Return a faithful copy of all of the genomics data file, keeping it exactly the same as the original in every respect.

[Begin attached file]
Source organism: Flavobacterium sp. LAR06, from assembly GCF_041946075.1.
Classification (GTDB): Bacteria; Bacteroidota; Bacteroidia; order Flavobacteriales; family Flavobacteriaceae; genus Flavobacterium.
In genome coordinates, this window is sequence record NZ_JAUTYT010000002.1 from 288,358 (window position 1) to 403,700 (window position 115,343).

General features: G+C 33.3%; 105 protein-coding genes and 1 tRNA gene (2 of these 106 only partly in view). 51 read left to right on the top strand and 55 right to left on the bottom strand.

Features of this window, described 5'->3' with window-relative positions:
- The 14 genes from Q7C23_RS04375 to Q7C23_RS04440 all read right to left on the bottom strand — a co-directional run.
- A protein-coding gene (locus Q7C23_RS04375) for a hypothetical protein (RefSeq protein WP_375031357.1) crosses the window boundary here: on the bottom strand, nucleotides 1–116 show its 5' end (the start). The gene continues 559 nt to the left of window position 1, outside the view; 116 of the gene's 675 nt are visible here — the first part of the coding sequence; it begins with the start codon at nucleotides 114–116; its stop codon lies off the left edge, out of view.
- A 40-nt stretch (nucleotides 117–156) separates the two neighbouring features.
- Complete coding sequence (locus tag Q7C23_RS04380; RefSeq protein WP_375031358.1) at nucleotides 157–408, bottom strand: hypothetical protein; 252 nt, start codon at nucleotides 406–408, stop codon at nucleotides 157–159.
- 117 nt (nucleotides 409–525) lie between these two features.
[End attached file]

Source organism: Flavobacterium sp. LAR06, from assembly GCF_041946075.1.
Classification (GTDB): Bacteria; Bacteroidota; Bacteroidia; order Flavobacteriales; family Flavobacteriaceae; genus Flavobacterium.
In genome coordinates, this window is sequence record NZ_JAUTYT010000002.1 from 288,358 (window position 1) to 403,700 (window position 115,343).

General features: G+C 33.3%; 105 protein-coding genes and 1 tRNA gene (2 of these 106 only partly in view). 51 read left to right on the top strand and 55 right to left on the bottom strand.

Features of this window, described 5'->3' with window-relative positions:
- The 14 genes from Q7C23_RS04375 to Q7C23_RS04440 all read right to left on the bottom strand — a co-directional run.
- A protein-coding gene (locus Q7C23_RS04375) for a hypothetical protein (RefSeq protein WP_375031357.1) crosses the window boundary here: on the bottom strand, nucleotides 1–116 show its 5' end (the start). The gene continues 559 nt to the left of window position 1, outside the view; 116 of the gene's 675 nt are visible here — the first part of the coding sequence; it begins with the start codon at nucleotides 114–116; its stop codon lies off the left edge, out of view.
- A 40-nt stretch (nucleotides 117–156) separates the two neighbouring features.
- Complete coding sequence (locus tag Q7C23_RS04380; RefSeq protein WP_375031358.1) at nucleotides 157–408, bottom strand: hypothetical protein; 252 nt, start codon at nucleotides 406–408, stop codon at nucleotides 157–159.
- 117 nt (nucleotides 409–525) lie between these two features.